Too Much Cotton

Orson Weles reaped great praise for Touch of Evil, a sloppy job compared with Kane, but nevertheless with moments of greatness like all post-Kane films. A corpulent Welles plays a, dishevelled cop, but he felt needed a bit of padding for the jowls, so cotton was the answer. The padding is too much of a bad thing. Guess the Kane make-up man was not available.


Ditto for Brando’s elderly Mafioso in Godfather. His comeback got him an Oscar but you know that the cotton is there, and knowing it as well as having it, makes chills run up and down your spine. It must have affected the acting in one way or another. Guess the Oscar jury ignored it.

Master-actor Larry Olivier would have said: “Why don’t you try acting, dear boy?!”
And he might have added: “Fire the makeup man!”


Christian Dies before His Time

One-eyed Jacks is the only directorial effort by Marlon Brando, a vengeance western, in which Karl Malden plays the turncoat pal that Brando has to hunt down. Plebeian is the word that best describes this cliché-ridden formula film. Jack can be classified as “entertainment.”

But while the entertainment is delivered you can sort of enjoy it with more than a bit of squirming in your seat, but any enjoyment ends after you leave the theater and think about what you’ve seen.

The same can be said for Mutiny of the Bounty, in which Lewis Milstone does Brando’s bidding, after the great Carol Reed threw in the towel. Mutiny cannot compare with the Frank Lloyd film in which Clark Gable as Fletcher Christian outshines Charles Laughten as a bushy-eyed Captain Bligh. It’s reverse outshining with Trevor Howard as Bligh. Brando does not play the pouting, brooding Fletcher any better than he played the pouting, brooding Wehrmacht officer in The Young Lions.

I should interject that Brando has achieved excellence as an actor, but when he is aware that he is in a mediocre vehicle, he lets self-indulgence get the better of him. Erratic is the word for him. When he’s up, he’s up high, but when he takes a downward plunge, only the ground can stop him. Sensing that he was sinking with the Bounty, he felt that he had to do something drastic in order to retrieve the film. And what did he does he do? He dies playing the role. The real Fletcher Christian settled on Pitcairn Island with his fellow mutineers, where they settled down with native girls, had families and eventually died in deadly disputes. However, Brando wrenched history from its hinges and had Christian die while torching the Bounty. This drastic deed, which defied reality, just provided another set of histrionic gestures that helped sink both boat and film.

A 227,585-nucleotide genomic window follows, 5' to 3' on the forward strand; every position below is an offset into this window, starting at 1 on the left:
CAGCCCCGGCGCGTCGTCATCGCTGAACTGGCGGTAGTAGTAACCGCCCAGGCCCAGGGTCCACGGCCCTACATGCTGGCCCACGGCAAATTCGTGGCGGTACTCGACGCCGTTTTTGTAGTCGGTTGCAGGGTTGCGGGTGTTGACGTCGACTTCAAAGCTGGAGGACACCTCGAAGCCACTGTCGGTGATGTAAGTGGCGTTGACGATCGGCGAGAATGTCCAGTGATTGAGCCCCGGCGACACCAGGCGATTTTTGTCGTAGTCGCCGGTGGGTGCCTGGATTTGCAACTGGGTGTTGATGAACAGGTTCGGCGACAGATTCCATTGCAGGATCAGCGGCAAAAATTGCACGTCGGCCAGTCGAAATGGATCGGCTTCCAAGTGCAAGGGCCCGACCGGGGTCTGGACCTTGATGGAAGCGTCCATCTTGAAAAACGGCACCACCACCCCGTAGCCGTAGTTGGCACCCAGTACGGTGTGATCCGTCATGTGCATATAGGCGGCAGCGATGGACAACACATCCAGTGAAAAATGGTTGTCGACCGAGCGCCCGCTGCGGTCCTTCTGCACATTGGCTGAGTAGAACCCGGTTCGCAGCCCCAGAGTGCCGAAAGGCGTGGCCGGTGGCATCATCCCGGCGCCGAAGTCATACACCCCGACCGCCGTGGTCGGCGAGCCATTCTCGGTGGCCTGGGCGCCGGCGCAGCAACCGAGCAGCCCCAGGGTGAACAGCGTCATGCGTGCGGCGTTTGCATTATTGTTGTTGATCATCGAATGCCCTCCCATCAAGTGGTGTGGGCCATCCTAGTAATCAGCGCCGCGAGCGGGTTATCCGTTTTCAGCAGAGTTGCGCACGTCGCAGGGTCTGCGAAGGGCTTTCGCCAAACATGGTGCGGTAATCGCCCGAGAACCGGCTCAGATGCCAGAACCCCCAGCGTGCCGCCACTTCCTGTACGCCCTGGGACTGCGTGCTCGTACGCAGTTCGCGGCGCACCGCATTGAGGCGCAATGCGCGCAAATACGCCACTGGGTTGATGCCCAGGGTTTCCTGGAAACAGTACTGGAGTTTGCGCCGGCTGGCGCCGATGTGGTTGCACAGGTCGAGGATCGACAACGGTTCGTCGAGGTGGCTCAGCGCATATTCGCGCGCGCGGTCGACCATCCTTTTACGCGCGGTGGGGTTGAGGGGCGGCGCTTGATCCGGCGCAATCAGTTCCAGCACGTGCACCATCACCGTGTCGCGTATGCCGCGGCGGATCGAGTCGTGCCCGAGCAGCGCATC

Anthony Hopkins as Bligh

Twenty-two years later Roger Donaldson made The Bounty, trying to set things aright, with Mel Gibson as Christian and Anthony Hopkins as Bligh. This time Christian dies on Pitcairn Island, as he did in real life. Gibson, to be sure, toned down the role of Christian. Later, however, he carried on in Brando fashion, matching Brando’s flamboyance as director of The Passion of the Christ.

That’s how we get from Christian to Christ.


Stephan Boyd and the Blades

Remember the chariot race in Ben-Hur?! This is touted to be the greatest cinematic races in film history. Now if this were a fair race, Charlton Heston aka reston Ben Hur would simply have out-charioted Stephen Boyd aka Messala Simple as that! But in order to make it interesting, Boyd, who was Heston’s turncoat pal, has blades attached to his chariot wheels. So Boyd has the advantage. And he uses the blades to chop up the wheels of some of the chariot competition and send it to Kingdom Come.

But in spite of being handicapped by having to race and fight at a disadvantage, a bloodied Heston hurtles over the finish line to win.

Thrilling race to be sure! William Wyler, dealt with the pedestrian and equestrian spectacle-fare handily since he was master director. He certainly knew how to pull the cinema wool over the eyes of critical viewers – but not quite.

I’ve always wondered why one of the charioteers didn’t bring Boyd’s blades to the attention of the judges. The answer must have been that Boyd either bribed the judges, or that his “family” was running the show. At any rate, the background of Boyd’s blades was not considered important enough to convey to the viewer. Important was that Heston raced at a disadvantage and won in spite of it, with Boyd biting the dust.


to be continued . . .

– Herbert Kuhner